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Get Out of the Blame Trap and Start Changing Undesired Outcomes Use this three-step process to figure out what's wrong and go about implementing fixes.

By Chris Stephenson Edited by Dan Bova

Opinions expressed by Entrepreneur contributors are their own.

Tiger Woods recently fired his golf coach, one with whom he won eight PGA titles over four years. Over his career, he has had three coaches and, while results may have diminished over time, each has been part of multiple PGA titles. Most players on the tour would kill for these results, so why does Woods keep firing them, and why is he doing so faster and faster?

Woods may have fallen into what I call a blame trap. His focus on swing coaches is muddying the real issues and standing in the way of the changes he needs to bring his game back. It's easy focus on and assign blame to a single factor. But after three coaches, Woods remains the constant, and it's time to stop talking about who will coach him and start talking about what he needs to change on his own.

Related: 4 Keys to Shedding the Attitudes Keeping You Stuck

This blame trap is not unique to Woods. Most people demonstrate it at certain times, and it's particularly prevalent in business. I meet with many people each week and too often I hear that things could be better if they had a different boss, opportunity at work, different teammate or better coaching. In many cases, they may be correct. However, as with the Woods example, limiting unhappiness and dissatisfaction to one variable is very limited thinking.

To change our level of satisfaction with a situation, we first need to change our perspective. It's easy to put blinders on and focus on one uncontrollable reason that something is going wrong. But it's more productive to follow a longer-term thinking process that increases the likelihood of different outcomes. This can be done in three steps.

1. Inventory

The first step is looking at all possible variables that could be leading to the result you are unhappy with. There are no wrong answers at this point so use it to look at any possible reason regardless of how outlandish it may seem. This is a time for self-reflection, as many of the toughest reasons to see are those that you could be causing yourself.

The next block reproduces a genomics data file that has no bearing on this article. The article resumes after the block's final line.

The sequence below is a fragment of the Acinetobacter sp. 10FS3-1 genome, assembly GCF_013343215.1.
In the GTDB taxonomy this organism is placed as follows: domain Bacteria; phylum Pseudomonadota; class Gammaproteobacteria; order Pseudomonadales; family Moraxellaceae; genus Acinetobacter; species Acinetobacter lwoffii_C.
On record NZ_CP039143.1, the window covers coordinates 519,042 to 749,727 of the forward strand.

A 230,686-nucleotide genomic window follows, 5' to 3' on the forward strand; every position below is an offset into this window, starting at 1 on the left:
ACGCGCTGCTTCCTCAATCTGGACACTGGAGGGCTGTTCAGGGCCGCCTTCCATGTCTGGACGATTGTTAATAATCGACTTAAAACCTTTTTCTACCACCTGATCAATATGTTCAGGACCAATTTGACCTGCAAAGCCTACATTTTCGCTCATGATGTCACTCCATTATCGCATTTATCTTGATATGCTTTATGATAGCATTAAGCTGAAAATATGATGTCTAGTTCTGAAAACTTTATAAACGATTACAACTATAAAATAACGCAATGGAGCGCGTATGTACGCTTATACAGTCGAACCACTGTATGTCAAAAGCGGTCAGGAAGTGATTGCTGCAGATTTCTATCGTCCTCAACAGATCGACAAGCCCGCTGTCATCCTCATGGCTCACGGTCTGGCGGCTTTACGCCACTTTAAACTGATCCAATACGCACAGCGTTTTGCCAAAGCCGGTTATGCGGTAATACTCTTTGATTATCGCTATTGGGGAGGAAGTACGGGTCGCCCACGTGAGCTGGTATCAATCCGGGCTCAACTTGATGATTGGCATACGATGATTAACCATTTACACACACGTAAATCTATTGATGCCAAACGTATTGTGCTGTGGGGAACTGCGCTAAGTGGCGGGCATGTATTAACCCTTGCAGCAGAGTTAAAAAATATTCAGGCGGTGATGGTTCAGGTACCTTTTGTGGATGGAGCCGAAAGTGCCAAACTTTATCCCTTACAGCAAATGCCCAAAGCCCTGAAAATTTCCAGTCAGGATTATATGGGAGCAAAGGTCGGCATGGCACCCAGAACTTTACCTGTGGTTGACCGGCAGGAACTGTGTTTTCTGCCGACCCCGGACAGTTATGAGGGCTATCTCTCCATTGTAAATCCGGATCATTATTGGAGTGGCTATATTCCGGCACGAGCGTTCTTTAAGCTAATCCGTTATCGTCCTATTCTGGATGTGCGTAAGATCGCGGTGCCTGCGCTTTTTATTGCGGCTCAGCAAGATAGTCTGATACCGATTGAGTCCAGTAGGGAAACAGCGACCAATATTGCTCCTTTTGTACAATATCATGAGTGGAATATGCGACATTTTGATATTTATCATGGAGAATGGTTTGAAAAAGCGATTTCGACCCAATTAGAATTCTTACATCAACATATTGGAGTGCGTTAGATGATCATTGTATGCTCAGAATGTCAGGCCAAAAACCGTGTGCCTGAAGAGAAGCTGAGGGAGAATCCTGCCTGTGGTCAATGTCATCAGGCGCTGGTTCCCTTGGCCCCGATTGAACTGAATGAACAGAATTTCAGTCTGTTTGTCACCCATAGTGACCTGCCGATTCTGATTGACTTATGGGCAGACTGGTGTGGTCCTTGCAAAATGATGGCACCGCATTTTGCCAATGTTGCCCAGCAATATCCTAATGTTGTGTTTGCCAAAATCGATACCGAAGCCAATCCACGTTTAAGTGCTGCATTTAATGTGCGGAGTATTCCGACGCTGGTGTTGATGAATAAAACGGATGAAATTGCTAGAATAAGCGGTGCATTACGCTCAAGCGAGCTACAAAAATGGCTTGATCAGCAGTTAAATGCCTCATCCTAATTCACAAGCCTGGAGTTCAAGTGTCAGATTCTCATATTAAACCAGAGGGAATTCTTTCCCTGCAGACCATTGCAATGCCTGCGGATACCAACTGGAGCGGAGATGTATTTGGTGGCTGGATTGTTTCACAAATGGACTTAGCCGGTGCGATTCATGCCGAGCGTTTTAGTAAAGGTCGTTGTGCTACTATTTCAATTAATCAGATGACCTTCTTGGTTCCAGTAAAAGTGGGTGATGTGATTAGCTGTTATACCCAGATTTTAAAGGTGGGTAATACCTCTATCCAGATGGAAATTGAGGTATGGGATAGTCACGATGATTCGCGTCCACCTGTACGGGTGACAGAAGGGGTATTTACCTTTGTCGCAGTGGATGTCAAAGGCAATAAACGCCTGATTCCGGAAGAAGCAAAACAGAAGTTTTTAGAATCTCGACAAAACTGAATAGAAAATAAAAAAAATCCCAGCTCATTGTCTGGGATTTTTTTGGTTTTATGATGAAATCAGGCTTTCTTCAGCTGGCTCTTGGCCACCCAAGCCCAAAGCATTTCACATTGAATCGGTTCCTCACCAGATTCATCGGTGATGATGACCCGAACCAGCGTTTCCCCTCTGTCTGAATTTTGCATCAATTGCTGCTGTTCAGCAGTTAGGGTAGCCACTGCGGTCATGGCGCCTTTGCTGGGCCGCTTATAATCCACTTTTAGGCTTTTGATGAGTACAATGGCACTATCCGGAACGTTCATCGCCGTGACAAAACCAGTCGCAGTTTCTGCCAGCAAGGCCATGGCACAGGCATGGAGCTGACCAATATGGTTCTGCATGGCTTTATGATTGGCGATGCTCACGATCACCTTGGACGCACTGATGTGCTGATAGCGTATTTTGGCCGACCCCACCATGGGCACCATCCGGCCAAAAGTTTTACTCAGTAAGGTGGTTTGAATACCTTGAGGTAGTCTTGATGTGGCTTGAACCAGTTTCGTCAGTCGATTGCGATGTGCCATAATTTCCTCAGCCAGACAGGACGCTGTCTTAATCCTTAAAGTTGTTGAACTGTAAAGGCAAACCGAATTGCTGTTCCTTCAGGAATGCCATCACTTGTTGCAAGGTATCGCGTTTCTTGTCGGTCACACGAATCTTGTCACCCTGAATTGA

2. Categorize

Once you've done a thorough inventory, you can start to break the reasons down to those over which you have short-term control and those you do not. For example, if you feel your boss is holding you back, short of quitting, you have limited short-term control. But, if you identify that less-than-ideal results could actually come from not putting the right amount of time into your job or focusing on the wrong actions, you can quickly reprioritize how you spend your hours.

Related: Overcoming the Obstacles to Embracing Change

For those reasons you have short-term control over, consider the changes you could make and the impact those changes would have on your outcome. With the other reasons, consider the long-term changes that could be made and the impact they would ultimately have. This might include researching and developing a strategy for changing the position you have or discussing the possibility of moving to a new division of your company, even though the change may take time. And, yes, it might mean deciding you'd be better off if you left, but at least you took the time to think that action through.

3. Prioritize

Once you've identified the reasons and possible new actions, your solution becomes a prioritization exercise for both short-term and long-term changes based on impact. Presto, you have a plan.

Not quite. How you prioritize them depends on what you're trying to accomplish, a decision that may have changed during your inventory and categorization. So the key element now is committing to a decision, deciding the immediate steps you'll take to move closer, and planning the longer-term changes you want to influence down the road.

In Woods's case, the longer-term outcome is to regain his position as a force on the PGA tour. One of his immediate steps was changing his coach. But other changes might be adjusting his training regimen, identifying and dealing with any mental blocks that are getting in the way of success, or evaluating different equipment. Those are each elements over which he has short-term control, and are simple to equate to a business context.

This process is easy to write about, but it's harder to implement. Change requires reflection, humility, objectivity and ultimately the desire to make necessary changes. However, if you are unhappy with certain outcomes, this process is a great way to stop blaming one variable and start looking for a solution.

Related: Are You 'Should-ing' All Over Your Career?

Chris Stephenson

Entrepreneur & Investor, Partner and Co-Founder of ARRYVE

Chris Stephenson is an active entrepreneur and investor, and co-founder and partner at ARRYVE, a Seattle-based strategy consulting firm. You can follow him at @cjstevie or @arryve.

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